One thing that AMD always has to be careful of is managing the hype train. The expectations of the Radeon faithful have always been unerringly high, and that sometimes comes back to bite AMD in the posterior. Take Vega, for example, an architecture heralded as the great GPU hope for the company, based mostly on what the community wanted rather than what AMD itself had promised.

It failed to deliver on the sky-high expectations with Vega, as AMD failed to manage them ahead of launch. Going with this sort of aggressively competitive naming scheme could potentially push those expectations higher, especially with more casual PC hardware peops, leading to an unwarranted Navi backlash post-launch.

“An old RTX 2070 is as fast as my brand new, next-gen RX 3080, what gives?”

And if team Radeon is just picking the scheme so it can block Nvidia from using the RTX 3080 name for its next generation of graphics cards then that’s just kind of a dick move. To me, the rumoured nomenclature reads more like AMD Radeon fan-fiction, or a marketing team’s in-joke, than a genuine attempt at Nvidia-baiting.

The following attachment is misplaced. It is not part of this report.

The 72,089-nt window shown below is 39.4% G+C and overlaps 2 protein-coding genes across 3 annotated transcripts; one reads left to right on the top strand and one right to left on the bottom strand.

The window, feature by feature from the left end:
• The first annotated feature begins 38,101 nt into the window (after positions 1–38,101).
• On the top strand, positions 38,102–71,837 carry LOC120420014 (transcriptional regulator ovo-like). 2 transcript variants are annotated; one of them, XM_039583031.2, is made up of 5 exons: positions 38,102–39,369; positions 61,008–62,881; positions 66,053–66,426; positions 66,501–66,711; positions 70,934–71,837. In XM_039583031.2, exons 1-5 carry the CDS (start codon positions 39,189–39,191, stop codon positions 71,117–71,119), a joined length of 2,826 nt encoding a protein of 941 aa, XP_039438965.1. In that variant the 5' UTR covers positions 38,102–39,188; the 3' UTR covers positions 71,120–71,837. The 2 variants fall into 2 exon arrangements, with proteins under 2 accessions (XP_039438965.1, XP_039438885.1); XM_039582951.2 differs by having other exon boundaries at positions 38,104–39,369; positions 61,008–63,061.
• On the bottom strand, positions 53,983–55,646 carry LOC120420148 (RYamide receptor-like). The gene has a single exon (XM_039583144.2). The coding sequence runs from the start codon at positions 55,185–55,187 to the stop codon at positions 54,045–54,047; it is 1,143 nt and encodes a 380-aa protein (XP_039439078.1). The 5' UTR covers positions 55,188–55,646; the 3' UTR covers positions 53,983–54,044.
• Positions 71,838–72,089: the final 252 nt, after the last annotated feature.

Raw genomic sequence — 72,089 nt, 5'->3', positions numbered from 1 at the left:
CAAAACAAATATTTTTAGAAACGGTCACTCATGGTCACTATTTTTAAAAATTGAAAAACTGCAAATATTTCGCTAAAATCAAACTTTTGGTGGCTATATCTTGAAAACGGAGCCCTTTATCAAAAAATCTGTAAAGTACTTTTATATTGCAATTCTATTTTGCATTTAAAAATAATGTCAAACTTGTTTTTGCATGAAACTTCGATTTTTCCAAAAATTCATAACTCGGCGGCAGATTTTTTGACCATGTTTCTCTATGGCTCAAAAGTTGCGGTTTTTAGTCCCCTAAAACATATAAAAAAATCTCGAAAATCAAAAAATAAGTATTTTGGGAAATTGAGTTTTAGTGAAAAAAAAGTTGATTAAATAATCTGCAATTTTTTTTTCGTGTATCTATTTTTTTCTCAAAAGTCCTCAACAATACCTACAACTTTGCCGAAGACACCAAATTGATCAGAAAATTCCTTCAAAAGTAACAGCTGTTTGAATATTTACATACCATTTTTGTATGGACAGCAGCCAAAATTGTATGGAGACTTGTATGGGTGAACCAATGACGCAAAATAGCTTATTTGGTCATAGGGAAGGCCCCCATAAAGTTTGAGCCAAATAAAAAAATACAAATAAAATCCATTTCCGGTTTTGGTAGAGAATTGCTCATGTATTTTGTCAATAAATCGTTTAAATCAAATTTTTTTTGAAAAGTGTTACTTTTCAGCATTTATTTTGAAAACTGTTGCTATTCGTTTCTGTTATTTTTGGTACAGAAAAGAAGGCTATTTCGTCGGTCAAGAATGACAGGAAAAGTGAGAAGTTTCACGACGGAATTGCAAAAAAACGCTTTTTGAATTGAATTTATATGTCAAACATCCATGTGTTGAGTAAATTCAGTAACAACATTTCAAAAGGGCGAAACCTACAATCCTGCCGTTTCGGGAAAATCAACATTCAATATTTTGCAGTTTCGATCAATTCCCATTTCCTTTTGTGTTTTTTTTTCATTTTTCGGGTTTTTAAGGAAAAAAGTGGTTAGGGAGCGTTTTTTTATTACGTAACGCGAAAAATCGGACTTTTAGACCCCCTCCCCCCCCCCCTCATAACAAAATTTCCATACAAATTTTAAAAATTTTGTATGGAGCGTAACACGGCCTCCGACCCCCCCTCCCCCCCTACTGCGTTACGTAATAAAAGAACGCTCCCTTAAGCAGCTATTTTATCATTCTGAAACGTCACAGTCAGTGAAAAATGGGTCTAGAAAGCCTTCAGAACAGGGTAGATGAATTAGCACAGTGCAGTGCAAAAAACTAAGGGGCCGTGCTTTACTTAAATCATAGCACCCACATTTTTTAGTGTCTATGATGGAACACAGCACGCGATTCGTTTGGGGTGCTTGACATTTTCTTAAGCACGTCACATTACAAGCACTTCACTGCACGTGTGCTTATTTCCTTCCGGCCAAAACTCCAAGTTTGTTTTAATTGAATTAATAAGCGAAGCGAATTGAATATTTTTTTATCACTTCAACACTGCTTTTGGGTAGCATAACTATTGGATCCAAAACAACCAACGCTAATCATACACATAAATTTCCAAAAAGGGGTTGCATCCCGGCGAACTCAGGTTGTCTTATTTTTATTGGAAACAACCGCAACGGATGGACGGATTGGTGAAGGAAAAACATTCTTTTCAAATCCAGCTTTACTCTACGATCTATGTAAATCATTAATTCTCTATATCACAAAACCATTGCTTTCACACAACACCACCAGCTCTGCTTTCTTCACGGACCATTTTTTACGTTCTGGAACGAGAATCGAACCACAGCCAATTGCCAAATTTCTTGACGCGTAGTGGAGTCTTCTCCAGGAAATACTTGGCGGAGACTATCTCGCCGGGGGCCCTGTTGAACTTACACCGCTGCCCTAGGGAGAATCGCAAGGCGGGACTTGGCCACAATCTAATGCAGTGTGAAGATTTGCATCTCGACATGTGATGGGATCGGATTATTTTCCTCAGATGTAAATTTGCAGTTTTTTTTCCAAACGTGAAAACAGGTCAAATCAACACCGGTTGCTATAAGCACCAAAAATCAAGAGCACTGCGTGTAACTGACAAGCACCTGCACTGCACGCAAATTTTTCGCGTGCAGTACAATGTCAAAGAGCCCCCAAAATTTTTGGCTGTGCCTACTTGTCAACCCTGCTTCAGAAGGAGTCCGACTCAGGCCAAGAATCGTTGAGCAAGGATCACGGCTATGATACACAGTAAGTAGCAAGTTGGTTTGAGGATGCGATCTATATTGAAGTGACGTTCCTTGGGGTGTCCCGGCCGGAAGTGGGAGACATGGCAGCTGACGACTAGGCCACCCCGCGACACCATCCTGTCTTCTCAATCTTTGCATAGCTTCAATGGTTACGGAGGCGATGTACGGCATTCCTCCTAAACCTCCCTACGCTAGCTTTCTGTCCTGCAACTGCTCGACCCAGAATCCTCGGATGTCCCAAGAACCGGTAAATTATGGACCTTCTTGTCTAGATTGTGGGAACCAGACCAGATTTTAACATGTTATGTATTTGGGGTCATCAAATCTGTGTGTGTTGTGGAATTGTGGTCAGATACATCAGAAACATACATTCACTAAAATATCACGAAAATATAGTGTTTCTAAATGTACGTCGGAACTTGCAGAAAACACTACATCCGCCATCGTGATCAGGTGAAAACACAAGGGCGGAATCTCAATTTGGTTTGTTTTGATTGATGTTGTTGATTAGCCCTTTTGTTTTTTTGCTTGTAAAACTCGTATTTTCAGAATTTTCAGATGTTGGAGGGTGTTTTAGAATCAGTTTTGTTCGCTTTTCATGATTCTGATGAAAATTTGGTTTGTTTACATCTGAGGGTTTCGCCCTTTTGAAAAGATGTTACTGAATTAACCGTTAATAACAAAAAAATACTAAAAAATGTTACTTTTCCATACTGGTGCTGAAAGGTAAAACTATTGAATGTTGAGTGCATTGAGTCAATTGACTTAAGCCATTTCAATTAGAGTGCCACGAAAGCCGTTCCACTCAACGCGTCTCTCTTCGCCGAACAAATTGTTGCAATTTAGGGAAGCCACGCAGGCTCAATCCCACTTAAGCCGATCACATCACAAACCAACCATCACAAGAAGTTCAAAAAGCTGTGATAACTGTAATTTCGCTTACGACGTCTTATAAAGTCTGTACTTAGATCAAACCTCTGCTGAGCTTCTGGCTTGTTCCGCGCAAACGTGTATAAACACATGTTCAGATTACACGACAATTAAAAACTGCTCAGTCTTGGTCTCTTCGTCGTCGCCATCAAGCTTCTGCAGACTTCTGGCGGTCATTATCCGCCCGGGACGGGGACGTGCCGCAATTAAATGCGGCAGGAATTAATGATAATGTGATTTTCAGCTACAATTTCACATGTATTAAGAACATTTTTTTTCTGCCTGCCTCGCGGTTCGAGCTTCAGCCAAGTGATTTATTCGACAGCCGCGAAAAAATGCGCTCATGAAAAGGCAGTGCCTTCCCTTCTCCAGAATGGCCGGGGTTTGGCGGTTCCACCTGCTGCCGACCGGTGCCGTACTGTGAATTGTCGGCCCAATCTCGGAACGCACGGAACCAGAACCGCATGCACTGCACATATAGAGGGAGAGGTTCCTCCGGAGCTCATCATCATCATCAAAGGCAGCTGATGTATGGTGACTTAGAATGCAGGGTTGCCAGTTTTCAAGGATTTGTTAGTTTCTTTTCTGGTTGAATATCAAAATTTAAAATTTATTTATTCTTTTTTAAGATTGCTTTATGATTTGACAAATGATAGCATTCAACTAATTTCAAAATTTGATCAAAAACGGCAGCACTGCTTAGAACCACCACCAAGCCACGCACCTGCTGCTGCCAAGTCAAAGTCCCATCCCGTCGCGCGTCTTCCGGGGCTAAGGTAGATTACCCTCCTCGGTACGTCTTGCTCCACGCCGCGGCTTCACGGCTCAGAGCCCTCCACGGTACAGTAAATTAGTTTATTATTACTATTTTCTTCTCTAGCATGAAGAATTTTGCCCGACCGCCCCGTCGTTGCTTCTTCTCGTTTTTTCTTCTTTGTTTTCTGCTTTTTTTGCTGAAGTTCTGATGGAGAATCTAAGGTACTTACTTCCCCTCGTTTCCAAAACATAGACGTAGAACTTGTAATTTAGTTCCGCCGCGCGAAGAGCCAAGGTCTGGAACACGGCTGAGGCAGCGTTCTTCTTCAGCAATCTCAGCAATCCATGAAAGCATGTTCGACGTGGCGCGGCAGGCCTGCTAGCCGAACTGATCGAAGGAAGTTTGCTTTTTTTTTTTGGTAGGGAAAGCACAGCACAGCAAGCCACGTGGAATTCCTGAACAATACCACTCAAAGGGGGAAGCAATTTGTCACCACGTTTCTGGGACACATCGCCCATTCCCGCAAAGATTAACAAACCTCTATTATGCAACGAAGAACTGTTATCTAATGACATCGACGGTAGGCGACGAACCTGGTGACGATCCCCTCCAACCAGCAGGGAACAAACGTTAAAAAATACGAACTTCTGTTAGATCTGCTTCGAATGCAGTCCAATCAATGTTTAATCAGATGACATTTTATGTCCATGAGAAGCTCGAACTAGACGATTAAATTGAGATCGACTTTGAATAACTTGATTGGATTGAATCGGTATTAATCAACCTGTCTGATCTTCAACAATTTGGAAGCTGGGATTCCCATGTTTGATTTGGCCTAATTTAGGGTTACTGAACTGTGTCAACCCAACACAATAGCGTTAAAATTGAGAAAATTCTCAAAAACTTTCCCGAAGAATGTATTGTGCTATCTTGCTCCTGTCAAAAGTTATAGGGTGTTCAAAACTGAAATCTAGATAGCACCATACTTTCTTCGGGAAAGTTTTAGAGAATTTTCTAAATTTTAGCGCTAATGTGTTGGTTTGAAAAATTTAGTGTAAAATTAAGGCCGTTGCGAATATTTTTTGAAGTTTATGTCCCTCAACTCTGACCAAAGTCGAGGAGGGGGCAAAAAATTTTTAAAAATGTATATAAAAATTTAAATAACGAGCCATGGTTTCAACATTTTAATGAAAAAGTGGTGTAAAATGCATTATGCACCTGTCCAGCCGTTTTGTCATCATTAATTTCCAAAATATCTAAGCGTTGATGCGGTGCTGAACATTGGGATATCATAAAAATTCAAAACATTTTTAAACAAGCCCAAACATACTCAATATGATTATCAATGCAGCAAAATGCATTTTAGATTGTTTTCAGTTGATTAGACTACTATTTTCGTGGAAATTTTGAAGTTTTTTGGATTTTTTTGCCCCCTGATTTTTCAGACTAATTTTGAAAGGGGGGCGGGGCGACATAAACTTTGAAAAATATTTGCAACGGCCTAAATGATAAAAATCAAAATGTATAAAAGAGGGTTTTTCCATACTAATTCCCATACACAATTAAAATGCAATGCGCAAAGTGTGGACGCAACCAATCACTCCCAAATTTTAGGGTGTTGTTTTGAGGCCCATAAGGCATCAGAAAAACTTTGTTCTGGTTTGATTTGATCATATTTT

There has though been the suggestion that AMD is seeking to more closely marry up its CPU and GPU divisions, two sides of the AMD coin that historically remained separate long after the 2006 ATI merger. Having Ryzen 3000 CPUs and Radeon 3000 GPUs sold together does at least make some sort of symmetrical sense, though an R7 3800X and an RX 3080 XT seem just a little too close for comfort to mine eyes.

AMD Ryzen 3000 CPU

Personally I don’t think AMD needs to enter into a nomenclature war on two fronts, battling both Intel on the chip side and Nvidia on the graphics seems like wasted effort. And if the pricing rumours are true – that AMD’s Navi will deliver the same performance as Nvidia cards, but at half the price – then why run the risk of confusing folk? Hell, at those prospective prices AMD could name the flagship Navi card RX Turd Sandwich XT and it would still sell by the boatload.